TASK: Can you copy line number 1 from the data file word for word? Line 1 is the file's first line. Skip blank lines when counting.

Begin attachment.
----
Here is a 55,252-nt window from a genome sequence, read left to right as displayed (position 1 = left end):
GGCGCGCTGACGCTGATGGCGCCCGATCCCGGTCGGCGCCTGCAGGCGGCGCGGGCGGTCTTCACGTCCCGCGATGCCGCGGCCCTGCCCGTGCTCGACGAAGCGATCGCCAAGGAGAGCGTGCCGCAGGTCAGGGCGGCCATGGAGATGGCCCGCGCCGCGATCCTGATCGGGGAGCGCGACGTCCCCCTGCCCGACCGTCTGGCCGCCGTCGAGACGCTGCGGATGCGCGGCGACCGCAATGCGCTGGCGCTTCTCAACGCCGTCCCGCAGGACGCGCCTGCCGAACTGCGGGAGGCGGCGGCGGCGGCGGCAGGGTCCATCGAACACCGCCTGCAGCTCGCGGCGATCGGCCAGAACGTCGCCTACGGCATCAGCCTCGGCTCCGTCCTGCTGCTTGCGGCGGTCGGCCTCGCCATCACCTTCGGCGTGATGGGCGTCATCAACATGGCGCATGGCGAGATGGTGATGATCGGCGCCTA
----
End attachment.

Here is a 55,252-nt window from a genome sequence, read left to right as displayed (position 1 = left end):